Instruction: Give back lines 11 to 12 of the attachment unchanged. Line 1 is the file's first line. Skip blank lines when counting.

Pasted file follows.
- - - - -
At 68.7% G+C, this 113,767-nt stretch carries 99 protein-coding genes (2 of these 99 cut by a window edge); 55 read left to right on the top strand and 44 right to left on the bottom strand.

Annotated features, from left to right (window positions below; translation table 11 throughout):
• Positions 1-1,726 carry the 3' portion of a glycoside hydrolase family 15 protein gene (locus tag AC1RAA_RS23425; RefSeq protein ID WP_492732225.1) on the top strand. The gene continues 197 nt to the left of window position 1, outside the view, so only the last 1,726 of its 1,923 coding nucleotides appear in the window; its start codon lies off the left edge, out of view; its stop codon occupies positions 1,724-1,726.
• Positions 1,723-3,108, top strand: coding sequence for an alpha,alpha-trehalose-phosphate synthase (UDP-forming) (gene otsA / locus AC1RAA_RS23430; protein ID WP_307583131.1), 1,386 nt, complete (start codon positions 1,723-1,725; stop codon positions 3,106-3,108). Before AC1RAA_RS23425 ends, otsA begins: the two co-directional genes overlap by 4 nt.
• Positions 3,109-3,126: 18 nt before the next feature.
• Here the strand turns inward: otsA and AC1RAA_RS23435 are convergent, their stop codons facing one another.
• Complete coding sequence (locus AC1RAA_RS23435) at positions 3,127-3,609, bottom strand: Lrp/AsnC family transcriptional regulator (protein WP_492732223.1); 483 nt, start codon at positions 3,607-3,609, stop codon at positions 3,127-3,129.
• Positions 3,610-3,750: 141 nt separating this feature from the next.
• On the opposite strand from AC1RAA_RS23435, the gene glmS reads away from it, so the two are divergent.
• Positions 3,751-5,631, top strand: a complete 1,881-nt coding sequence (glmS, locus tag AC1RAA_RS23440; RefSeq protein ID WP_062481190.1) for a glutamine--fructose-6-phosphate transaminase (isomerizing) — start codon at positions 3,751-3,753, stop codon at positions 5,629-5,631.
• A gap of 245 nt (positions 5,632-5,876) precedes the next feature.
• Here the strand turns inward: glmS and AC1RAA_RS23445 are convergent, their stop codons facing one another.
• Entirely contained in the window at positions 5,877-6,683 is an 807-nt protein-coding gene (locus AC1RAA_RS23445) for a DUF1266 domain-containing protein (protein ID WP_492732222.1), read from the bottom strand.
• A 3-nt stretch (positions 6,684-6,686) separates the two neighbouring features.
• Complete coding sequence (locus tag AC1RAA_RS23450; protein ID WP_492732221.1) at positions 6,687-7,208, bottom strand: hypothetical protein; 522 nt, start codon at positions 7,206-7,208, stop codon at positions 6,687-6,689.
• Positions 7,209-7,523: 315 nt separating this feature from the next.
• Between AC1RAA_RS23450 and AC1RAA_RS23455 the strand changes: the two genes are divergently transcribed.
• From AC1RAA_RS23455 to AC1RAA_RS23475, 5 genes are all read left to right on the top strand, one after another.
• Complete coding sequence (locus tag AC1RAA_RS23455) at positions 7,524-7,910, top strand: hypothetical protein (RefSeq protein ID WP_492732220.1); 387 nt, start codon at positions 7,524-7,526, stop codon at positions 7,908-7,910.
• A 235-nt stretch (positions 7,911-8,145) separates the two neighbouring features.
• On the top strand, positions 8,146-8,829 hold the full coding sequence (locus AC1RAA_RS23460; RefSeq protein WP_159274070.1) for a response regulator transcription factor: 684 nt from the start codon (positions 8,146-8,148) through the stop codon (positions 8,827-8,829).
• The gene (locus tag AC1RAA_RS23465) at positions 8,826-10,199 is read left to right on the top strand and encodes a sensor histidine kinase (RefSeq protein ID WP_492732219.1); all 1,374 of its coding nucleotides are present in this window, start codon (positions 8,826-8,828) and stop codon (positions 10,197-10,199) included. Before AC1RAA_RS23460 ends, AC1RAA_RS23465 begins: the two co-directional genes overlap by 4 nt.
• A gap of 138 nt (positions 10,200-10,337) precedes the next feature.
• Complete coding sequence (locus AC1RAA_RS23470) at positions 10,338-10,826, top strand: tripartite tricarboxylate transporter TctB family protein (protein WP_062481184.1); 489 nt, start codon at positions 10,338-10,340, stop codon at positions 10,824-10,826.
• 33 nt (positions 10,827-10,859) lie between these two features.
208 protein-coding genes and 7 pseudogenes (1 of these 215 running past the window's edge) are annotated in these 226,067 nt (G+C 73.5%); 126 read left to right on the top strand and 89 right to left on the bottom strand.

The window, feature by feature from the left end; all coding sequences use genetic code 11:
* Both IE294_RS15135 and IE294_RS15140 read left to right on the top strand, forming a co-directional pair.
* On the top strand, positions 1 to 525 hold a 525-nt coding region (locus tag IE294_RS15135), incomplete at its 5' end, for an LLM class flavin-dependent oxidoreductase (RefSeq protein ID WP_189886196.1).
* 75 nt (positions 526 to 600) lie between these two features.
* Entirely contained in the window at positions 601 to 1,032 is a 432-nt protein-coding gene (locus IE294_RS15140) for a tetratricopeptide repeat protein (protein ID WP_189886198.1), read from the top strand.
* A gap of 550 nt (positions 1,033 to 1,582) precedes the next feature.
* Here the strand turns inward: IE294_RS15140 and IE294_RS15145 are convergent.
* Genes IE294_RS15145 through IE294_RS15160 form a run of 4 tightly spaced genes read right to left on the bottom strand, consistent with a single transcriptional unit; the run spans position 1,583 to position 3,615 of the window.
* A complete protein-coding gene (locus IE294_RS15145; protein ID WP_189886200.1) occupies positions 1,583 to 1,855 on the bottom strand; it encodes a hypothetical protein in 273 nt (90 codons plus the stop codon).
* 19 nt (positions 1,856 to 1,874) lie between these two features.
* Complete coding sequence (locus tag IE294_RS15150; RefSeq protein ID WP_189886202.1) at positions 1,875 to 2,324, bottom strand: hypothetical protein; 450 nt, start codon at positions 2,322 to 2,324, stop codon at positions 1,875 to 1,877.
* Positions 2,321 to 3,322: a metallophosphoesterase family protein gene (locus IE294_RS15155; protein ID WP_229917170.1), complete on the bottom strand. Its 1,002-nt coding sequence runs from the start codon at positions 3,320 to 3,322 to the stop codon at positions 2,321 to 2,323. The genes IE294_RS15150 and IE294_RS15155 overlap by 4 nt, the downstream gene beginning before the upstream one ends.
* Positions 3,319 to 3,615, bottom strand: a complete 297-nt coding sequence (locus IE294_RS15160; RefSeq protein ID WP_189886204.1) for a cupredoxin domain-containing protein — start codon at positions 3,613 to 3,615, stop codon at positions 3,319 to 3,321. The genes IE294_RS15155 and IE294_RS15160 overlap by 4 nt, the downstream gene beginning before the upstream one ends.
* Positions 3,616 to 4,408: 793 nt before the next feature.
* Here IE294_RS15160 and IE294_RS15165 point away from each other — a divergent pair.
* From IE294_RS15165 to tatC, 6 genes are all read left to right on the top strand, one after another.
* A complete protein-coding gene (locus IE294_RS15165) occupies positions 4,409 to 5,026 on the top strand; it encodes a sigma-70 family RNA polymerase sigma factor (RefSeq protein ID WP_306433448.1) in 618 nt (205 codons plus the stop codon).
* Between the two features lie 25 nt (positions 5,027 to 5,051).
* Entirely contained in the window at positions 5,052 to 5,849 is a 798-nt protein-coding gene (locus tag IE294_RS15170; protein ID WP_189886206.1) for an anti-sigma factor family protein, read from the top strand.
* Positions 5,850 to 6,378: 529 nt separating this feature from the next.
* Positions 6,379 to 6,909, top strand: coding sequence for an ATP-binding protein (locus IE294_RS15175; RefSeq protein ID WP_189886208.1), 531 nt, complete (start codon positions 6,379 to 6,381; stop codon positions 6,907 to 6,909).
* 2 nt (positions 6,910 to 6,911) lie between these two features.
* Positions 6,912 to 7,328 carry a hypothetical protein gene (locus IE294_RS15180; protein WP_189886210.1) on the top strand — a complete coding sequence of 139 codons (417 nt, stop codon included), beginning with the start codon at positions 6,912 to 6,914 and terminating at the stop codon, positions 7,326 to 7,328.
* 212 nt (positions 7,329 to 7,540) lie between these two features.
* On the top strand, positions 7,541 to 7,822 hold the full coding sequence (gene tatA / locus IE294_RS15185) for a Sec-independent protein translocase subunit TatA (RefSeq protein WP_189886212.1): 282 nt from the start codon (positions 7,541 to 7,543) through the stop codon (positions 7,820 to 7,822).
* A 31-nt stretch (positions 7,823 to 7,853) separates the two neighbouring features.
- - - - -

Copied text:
• A gap of 245 nt (positions 5,632-5,876) precedes the next feature.
• Here the strand turns inward: glmS and AC1RAA_RS23445 are convergent, their stop codons facing one another.